The effects of normalisation on the MATISSE determination were measured using the iterative normalisation process (SPC) of the FEROS analysis pipeline. Using a test sample of 384 FEROS spectra ( ⟨ SNR ⟩ = 100 ± 45) the changes in normalisation between iterations of SPC was explored.

Figure 12 shows the progression of the goodness of fit between the reconstructed spectra and the normalised spectra at each iteration of SPC as a Box & Whisker graph. Assuming that by the 9th iteration convergence has occured, the absolute difference in the log χ2 between the 9th and ith iteration was calculated for each of the 384 test spectra. The spread in values is largest at i = 0 and there is a large decrease in the spread for i = 1. The following iterations show a more sedate decrease in spread and appear to have converged from i = 6.

thumbnail Fig. 12

Box & Whisker graph of the absolute difference in the log χ2 of the reconstructed to the normalised spectra for the 384 test spectra between the 9th SPC iteration and each of the previous iterations ( | log χ2(9) − log χ2(i) | ). The box is constrained by the 25th and 75th percentiles, and the red lines are the medians. The whiskers extend to the furthest data points not considered to be outliers.

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thumbnail Fig. 13

Internal error with changes in Normalisation for a) Teff; b) log g; c) [M/H]; and d) [α/Fe]. The red lines are determined as the 2σ uncertainty on values in two SNR bins (ΔSNR ≈ 30) centred at SNR = 65 and 100 and constant uncertainty for SNR > 125.

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To measure the internal error associated with the normalisation process we investigated the difference in stellar parameters between the 9th and 7th iteration for the test sample. Hence we assumed that the solutions have converged from at least the 7th iteration and the subsequent variations in the stellar parameters are due to minor adjustment of the normalisation of the observed spectra. The variation from convergence (i = 7) to the final iteration (i = 9) was used to give the internal error due to the normalisation process.

Figure 13 shows the difference in each stellar parameter between the 9th and 7th iterations against SNR for the 384 test spectra as black points. These values were binned into two SNR bins (ΔSNR ≈ 30) centred at SNR = 65 and 100, and a single bin for all points with SNR > 125. The 2σ uncertainty for each bin is shown as red squares at the bin centre. Red lines connect the bin uncertainty values. For Teff the spread is constant for each bin and so a constant value for the internal uncertainty due to normalisation was adopted. For log g, [M/H] and [α/Fe] the spread diminishes with increased SNR until SNR = 125 after which a constant spread is found. The adopted internal errors for these three parameters were therefore a piecewise function of SNR. The following equations define the internal errors due to normalisation for each parameter (σint,norm):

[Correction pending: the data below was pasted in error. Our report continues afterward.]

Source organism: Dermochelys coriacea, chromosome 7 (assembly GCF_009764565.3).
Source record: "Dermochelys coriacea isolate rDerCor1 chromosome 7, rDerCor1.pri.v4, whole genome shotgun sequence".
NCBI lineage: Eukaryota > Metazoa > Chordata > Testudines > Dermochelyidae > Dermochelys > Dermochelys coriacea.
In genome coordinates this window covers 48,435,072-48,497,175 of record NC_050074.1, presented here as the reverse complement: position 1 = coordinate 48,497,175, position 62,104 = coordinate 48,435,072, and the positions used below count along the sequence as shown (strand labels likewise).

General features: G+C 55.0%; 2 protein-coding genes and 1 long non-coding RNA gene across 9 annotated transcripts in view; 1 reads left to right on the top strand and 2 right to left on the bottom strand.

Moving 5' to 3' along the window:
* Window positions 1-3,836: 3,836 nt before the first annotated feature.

5.4. Total internal error

The internal errors due to the SNR, Vrad and Normalisation calculated above were combined in quadrature to give the total internal error for each parameter (σ(θ)int) for each spectrum. This was calculated as follows: (5)These values were reported for each spectrum in the ESO dataset as described in Sect. 8.

6. AMBRE:FEROS external error analysis

The external error was quantified by comparing the AMBRE:FEROS stellar parameter values to literature values for key reference stars that exist within the AMBRE:FEROS dataset.

Table 4

List of standard stars and the corresponding spectral atlases used to test the FEROS analysis pipeline.

A list of stars that had been observed with FEROS but were also part of other high quality spectroscopic studies were identified and this reference sample was used to provide quality criteria for each derived stellar parameter. Unfortunately, reference stars covering the whole range of possible parameters could not be found in the literature. In several cases, estimates of the mean stellar metallicity were lacking and the situation was even worse for the [α/Fe] chemical contents since too few reference stars with known [α/Fe] content could be found in the literature.

6.1. Building the FEROS reference sample

In order to compare the MATISSE stellar atmospheric parameters to the literature and to define some quality criteria, a list of reference stars was built using key spectral atlases and libraries.

6.1.1. Stellar atlases: Sun, Arcturus, Procyon

Table 4 lists the standard stars and the corresponding stellar atlases that were used to test the FEROS analysis pipeline. Of these atlases only the S4N solar atlas was observed using FEROS. However the adaptability of the pipeline meant that the use of spectra from other instruments presented no difficulty as long as the required wavelength ranges were available. The accepted stellar parameters for each standard star are listed in bold in Table 4. The final stellar parameters that have been derived in the AMBRE:FEROS analysis with bias corrections (see end of this section) for each atlas are also given.

These atlases were combined in a test sample that included high resolution synthetic spectra for the Sun and Arcturus, as well as synthetic spectra for each grid point in the AMBRE:FEROS synthetic grid corresponding to the Sun and Arcturus. These were used to check the internal consistency of the pipeline in terms of normalisation and convolution of the input spectra. The results for the Sun are in very good agreement with the accepted values. For Arcturus we over-estimate the Teff and log g values however we are within 2σ of the accepted values for Teff. For Procyon there is good agreement in Teff and log g, although the Teff is slightly under-estimated within the stated external errors. However the metallicity is under-estimated by − 0.25 dex which is outside the 2σ limit. The under-estimation of the Teff may account for some of this discrepancy in metallicity. However further investigation into understanding the variation in the stellar parameters for these standard stars is ongoing.